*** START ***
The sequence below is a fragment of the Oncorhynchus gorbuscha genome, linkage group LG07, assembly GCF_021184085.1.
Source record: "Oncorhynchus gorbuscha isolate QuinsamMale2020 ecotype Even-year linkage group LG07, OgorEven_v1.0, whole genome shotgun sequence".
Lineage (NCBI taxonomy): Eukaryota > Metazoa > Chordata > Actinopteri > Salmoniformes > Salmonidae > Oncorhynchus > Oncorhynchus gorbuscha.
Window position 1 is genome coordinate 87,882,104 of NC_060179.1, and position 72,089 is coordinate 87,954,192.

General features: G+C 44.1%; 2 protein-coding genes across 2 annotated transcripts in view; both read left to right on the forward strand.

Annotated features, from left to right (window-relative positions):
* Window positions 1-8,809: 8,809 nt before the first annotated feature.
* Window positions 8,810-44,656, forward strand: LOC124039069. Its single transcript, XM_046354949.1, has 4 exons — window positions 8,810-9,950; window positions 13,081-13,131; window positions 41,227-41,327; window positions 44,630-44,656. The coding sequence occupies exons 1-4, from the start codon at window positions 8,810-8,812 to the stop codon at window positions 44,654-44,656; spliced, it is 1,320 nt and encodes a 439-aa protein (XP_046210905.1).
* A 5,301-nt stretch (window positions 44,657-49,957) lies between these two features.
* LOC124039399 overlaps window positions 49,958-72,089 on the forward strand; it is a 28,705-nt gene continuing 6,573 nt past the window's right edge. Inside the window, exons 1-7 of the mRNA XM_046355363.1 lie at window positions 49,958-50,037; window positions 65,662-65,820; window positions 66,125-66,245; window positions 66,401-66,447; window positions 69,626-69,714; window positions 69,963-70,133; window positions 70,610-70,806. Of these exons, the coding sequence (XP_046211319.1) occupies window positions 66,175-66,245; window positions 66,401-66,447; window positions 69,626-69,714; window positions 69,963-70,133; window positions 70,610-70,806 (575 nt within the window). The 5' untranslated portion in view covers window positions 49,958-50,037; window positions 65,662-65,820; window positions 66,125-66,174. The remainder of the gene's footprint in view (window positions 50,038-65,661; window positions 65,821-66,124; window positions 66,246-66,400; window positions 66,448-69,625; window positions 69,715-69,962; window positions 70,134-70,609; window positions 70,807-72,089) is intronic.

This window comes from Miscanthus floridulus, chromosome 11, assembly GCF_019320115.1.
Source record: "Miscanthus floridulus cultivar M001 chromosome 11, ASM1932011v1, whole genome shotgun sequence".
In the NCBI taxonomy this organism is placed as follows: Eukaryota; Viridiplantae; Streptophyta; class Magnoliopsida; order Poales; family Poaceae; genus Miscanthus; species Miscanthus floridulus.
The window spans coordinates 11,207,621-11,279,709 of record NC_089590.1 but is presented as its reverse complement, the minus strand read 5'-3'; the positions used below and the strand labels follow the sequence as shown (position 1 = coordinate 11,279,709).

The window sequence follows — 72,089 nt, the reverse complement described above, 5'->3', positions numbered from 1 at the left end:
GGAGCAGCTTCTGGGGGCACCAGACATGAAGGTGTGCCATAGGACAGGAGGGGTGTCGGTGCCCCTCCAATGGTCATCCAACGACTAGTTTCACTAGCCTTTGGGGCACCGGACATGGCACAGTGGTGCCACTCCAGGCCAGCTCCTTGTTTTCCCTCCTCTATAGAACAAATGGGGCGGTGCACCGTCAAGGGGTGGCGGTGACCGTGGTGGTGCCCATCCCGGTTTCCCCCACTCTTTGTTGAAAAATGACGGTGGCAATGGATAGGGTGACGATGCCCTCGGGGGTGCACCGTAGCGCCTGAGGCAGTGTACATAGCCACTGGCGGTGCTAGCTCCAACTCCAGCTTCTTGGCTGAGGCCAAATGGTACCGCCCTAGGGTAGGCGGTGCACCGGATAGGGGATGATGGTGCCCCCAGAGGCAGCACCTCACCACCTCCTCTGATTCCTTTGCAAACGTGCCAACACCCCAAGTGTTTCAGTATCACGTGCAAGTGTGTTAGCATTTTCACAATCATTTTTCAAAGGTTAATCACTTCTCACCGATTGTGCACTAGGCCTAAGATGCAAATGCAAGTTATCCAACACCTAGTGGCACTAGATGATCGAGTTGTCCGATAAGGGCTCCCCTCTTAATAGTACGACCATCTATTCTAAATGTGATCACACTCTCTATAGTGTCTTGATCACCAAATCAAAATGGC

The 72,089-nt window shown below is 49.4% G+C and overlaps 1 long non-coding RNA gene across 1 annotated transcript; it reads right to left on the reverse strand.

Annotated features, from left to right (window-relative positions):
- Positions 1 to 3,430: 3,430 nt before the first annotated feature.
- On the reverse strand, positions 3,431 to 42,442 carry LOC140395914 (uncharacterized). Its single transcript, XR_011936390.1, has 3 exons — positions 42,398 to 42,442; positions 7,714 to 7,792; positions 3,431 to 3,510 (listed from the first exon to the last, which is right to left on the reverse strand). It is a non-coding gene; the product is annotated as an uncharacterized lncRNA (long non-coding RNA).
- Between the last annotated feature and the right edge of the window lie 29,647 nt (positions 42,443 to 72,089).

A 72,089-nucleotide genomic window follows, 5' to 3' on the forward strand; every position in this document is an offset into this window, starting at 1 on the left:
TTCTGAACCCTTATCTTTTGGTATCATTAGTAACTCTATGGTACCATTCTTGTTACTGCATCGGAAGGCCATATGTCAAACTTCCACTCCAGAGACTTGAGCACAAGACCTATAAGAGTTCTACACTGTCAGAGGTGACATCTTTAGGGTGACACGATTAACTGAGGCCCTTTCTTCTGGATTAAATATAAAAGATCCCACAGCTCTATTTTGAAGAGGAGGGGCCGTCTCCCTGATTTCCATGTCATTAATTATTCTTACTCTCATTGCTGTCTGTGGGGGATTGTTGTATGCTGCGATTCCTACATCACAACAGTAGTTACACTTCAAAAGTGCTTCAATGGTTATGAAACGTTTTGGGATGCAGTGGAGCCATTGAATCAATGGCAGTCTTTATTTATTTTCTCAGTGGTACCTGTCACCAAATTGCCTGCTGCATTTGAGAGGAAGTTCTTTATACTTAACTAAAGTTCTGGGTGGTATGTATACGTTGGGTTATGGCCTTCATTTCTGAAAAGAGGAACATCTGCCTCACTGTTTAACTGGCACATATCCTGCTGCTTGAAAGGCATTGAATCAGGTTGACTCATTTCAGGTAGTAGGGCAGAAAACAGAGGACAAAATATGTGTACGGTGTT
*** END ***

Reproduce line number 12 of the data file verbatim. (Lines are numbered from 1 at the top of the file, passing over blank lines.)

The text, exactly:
Source record: "Miscanthus floridulus cultivar M001 chromosome 11, ASM1932011v1, whole genome shotgun sequence".